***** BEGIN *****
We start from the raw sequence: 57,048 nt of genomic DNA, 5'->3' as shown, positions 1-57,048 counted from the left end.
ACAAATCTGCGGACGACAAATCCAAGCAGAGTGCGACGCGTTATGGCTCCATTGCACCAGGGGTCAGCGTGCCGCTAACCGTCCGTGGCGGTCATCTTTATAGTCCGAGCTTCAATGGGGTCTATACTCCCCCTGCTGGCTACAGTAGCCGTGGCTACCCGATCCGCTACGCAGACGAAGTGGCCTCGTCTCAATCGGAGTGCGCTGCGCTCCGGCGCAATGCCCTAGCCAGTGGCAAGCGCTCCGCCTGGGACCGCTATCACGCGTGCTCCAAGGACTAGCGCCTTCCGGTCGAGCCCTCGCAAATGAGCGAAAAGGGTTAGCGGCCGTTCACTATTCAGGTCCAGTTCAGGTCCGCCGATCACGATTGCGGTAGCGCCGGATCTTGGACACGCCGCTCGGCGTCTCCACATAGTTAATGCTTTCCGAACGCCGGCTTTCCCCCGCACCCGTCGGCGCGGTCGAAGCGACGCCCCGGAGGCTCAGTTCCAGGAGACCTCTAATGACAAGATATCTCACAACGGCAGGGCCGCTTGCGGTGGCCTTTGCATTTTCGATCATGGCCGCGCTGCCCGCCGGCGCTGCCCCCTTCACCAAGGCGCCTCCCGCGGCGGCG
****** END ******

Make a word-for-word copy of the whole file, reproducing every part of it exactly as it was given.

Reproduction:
We start from the raw sequence: 57,048 nt of genomic DNA, 5'->3' as shown, positions 1-57,048 counted from the left end.
ACAAATCTGCGGACGACAAATCCAAGCAGAGTGCGACGCGTTATGGCTCCATTGCACCAGGGGTCAGCGTGCCGCTAACCGTCCGTGGCGGTCATCTTTATAGTCCGAGCTTCAATGGGGTCTATACTCCCCCTGCTGGCTACAGTAGCCGTGGCTACCCGATCCGCTACGCAGACGAAGTGGCCTCGTCTCAATCGGAGTGCGCTGCGCTCCGGCGCAATGCCCTAGCCAGTGGCAAGCGCTCCGCCTGGGACCGCTATCACGCGTGCTCCAAGGACTAGCGCCTTCCGGTCGAGCCCTCGCAAATGAGCGAAAAGGGTTAGCGGCCGTTCACTATTCAGGTCCAGTTCAGGTCCGCCGATCACGATTGCGGTAGCGCCGGATCTTGGACACGCCGCTCGGCGTCTCCACATAGTTAATGCTTTCCGAACGCCGGCTTTCCCCCGCACCCGTCGGCGCGGTCGAAGCGACGCCCCGGAGGCTCAGTTCCAGGAGACCTCTAATGACAAGATATCTCACAACGGCAGGGCCGCTTGCGGTGGCCTTTGCATTTTCGATCATGGCCGCGCTGCCCGCCGGCGCTGCCCCCTTCACCAAGGCGCCTCCCGCGGCGGCG